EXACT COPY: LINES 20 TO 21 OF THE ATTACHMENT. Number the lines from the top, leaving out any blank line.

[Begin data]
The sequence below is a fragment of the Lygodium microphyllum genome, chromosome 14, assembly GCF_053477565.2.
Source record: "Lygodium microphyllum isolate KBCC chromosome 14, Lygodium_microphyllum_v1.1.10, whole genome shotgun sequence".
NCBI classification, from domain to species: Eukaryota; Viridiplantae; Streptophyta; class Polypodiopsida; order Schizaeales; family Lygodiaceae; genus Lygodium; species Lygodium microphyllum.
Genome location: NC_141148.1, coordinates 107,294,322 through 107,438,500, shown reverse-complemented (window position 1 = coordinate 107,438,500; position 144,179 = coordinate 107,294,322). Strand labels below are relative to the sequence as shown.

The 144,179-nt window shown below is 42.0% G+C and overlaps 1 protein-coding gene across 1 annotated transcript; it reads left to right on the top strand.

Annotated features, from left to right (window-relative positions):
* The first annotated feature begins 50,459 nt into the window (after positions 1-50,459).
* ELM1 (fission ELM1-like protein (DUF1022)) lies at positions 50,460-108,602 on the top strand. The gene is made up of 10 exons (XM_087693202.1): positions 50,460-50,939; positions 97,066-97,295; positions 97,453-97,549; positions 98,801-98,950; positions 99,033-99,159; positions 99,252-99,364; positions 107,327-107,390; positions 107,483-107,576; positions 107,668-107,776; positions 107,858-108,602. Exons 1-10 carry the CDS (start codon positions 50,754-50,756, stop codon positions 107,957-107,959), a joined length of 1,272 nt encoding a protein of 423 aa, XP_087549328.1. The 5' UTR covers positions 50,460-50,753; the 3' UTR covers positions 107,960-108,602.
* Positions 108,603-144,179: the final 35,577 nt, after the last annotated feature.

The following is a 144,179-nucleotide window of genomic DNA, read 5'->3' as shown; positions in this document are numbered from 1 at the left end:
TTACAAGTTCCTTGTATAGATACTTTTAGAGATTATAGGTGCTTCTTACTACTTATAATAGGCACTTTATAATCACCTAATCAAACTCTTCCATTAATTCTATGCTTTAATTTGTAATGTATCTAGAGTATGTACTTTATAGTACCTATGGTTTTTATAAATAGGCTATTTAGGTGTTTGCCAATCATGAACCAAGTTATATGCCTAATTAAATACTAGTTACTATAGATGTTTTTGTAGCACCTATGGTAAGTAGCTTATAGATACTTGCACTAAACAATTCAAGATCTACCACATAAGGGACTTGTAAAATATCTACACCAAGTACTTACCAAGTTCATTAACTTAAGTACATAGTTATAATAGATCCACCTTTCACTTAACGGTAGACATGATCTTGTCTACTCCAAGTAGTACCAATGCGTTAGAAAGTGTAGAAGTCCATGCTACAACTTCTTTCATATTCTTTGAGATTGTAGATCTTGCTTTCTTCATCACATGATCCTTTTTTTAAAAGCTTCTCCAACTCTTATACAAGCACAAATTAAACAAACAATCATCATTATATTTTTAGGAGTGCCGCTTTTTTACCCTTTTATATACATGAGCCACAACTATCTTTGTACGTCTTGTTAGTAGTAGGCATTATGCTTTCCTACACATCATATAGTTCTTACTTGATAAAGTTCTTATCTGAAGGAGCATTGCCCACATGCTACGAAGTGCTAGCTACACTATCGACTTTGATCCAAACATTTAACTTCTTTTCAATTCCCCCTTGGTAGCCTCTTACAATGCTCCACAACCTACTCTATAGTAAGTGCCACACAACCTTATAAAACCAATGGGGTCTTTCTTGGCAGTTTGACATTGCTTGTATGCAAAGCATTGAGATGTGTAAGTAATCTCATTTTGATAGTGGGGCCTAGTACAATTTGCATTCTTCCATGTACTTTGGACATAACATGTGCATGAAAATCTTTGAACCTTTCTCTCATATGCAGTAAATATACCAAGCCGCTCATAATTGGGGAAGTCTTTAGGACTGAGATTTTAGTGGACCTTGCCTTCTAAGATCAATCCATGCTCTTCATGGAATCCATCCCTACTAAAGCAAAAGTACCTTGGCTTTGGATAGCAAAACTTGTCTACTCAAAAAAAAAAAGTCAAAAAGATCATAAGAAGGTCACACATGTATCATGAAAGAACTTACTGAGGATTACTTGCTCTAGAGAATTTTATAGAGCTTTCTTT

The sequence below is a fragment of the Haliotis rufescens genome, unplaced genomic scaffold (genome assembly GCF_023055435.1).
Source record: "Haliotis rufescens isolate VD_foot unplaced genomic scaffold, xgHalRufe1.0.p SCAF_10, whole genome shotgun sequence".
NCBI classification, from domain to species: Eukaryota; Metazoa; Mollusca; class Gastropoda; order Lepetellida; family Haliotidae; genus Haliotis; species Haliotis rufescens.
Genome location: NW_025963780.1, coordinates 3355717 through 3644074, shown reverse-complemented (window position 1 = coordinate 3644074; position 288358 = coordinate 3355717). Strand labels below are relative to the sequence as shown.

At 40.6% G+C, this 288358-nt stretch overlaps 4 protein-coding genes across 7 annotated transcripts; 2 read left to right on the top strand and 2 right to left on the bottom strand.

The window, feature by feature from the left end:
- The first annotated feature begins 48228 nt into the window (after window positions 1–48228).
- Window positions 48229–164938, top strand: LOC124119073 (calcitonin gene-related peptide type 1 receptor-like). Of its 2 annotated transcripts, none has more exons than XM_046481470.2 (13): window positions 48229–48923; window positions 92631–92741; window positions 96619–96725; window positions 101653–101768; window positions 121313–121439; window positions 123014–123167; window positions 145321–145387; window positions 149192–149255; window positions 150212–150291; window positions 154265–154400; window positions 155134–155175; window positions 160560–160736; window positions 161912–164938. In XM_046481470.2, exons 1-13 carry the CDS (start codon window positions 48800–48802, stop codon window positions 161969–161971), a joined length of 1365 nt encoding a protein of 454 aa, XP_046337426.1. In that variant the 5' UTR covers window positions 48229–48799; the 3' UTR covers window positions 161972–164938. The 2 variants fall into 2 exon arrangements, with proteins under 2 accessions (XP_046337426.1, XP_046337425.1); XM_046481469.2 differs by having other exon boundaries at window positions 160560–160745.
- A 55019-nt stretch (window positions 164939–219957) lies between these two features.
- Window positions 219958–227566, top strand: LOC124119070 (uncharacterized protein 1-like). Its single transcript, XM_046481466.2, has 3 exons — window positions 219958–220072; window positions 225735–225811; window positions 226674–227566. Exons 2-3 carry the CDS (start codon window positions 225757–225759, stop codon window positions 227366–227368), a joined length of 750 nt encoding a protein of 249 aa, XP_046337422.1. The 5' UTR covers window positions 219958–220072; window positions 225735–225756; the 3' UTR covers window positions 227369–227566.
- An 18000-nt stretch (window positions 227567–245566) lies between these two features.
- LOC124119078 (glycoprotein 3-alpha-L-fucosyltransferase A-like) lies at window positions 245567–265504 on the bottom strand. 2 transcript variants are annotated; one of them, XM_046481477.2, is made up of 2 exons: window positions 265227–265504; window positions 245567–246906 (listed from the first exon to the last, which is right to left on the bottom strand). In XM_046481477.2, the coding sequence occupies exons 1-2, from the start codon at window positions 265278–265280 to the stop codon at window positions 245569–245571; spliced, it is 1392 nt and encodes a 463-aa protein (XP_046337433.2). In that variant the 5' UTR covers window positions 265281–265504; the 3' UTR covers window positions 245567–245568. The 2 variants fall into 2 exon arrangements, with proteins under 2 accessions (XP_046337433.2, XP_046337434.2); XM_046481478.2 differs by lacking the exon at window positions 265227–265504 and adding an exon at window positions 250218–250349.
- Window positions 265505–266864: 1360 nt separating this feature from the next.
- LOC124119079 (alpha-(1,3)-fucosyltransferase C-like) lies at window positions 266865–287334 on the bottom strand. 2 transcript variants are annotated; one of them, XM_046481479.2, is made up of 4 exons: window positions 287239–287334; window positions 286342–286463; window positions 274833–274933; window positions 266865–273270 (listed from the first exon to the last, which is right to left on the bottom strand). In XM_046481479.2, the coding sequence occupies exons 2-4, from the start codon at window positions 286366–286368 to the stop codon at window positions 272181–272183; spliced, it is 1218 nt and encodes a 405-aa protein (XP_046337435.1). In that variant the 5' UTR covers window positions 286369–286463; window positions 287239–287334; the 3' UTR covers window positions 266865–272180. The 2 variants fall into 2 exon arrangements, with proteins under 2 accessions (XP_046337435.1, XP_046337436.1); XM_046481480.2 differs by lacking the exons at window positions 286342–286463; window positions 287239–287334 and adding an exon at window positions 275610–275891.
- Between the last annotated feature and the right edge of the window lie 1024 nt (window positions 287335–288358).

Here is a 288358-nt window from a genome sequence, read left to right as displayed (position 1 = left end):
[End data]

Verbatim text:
- A 55019-nt stretch (window positions 164939–219957) lies between these two features.
- Window positions 219958–227566, top strand: LOC124119070 (uncharacterized protein 1-like). Its single transcript, XM_046481466.2, has 3 exons — window positions 219958–220072; window positions 225735–225811; window positions 226674–227566. Exons 2-3 carry the CDS (start codon window positions 225757–225759, stop codon window positions 227366–227368), a joined length of 750 nt encoding a protein of 249 aa, XP_046337422.1. The 5' UTR covers window positions 219958–220072; window positions 225735–225756; the 3' UTR covers window positions 227369–227566.